Finally, electrotherapies – such as Electrical Neuromuscular Stimulation (ENMS) – are commonly used to treat muscle contractures in athletic horses. These techniques use controlled electrical currents to reduce pain, promote muscle recovery and improve muscle function.

In some cases, the vet may prescribe medication to relieve the pain and reduce the inflammation associated with the muscle contracture. This may include non-steroidal anti-inflammatory drugs (NSAIDs) or other appropriate medications.

How can technology help prevent muscular contractures?

Preventing muscular contractures is essential to maintaining the muscular health of sports horses. Technology offers effective solutions for minimising the risk of contractures and preventing their occurrence.

On-board sensors such as EQUIMETRE can monitor and analyse horse training. They can be used to assess the horse’s ability to withstand a certain type of exercise. In particular, these performance monitoring technologies can help to individualise each horse’s training, so that it develops at its own pace and maintains its physical integrity. This takes account of the horse’s specific needs, reducing the risk of muscular overuse and contractures.

Specific preventive measures can help to avoid muscular contractures in horses. As with human athletes, horses need a proper warm-up before starting any intense physical activity. Proper relaxation is essential to increase blood circulation, warm up muscles for exercise and maintain flexibility and muscle mobility. Horses should be trained gradually to avoid muscular overload.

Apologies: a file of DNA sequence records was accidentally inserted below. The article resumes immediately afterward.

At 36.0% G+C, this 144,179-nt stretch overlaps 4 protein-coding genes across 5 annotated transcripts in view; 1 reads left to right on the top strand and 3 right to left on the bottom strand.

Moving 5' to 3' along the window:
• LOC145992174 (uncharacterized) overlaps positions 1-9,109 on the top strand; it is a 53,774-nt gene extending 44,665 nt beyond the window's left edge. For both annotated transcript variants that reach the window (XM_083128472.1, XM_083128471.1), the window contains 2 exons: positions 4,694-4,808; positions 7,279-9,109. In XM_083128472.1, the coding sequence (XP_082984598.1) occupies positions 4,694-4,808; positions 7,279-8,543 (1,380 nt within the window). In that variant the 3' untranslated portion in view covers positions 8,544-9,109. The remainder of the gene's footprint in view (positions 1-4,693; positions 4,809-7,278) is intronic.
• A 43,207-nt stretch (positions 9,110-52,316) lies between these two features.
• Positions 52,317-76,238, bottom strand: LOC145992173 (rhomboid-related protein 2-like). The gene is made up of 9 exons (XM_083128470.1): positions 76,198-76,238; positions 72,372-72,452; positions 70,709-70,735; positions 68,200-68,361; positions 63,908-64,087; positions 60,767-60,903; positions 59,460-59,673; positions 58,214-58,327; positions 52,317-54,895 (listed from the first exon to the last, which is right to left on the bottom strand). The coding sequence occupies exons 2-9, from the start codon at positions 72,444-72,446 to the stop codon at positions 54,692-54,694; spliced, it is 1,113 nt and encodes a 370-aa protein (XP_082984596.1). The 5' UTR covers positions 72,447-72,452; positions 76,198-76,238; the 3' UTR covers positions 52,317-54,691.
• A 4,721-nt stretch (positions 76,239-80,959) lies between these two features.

A balanced diet and adequate hydration are essential for healthy horse muscles. Horses must always have access to fresh water and their diet must be rich in proteins, vitamins and minerals.


Muscle contractures in sports horses are problems that can compromise their performance and well-being. However, thanks to advances in equine health, several management and prevention options exist and have been shown to be effective in the treatment of muscle contractures.

In addition, using technologies such as onboard sensors enables proactive prevention. By integrating these tools into management and training protocols, it is possible to optimise and individualise the muscular health of horses and improve their sporting performance sustainably.


Casanova, M. (2022). Le syndrome Ehlers-Danlos chez l’animal : présentations cliniques, défauts histologiques et anomalies génétiques connues dans les différentes espèces., [online] p.84. Available at:

VALBERG, S.J., MICKELSON, J.R., GALLANT, E.M., MACLEAY, J.M., LENTZ, L. and CORTE, F. (2010). Exertional rhabdomyolysis in Quarter Horses and Thoroughbreds: one syndrome, multiple aetiologies. Equine Veterinary Journal, 31(S30), pp.533-538. doi:

Lentz, L., Valberg, S.J., Mickelson, J.R. and Gallant, E.M. (1999). In vitro contractile responses and contracture testing of skeletal muscle from Quarter Horses with exertional rhabdomyolysis. 60(6), pp.684-8.

Keywords: muscular contractures, EQUIMETRE, electrotherapy, infrared thermography, etc.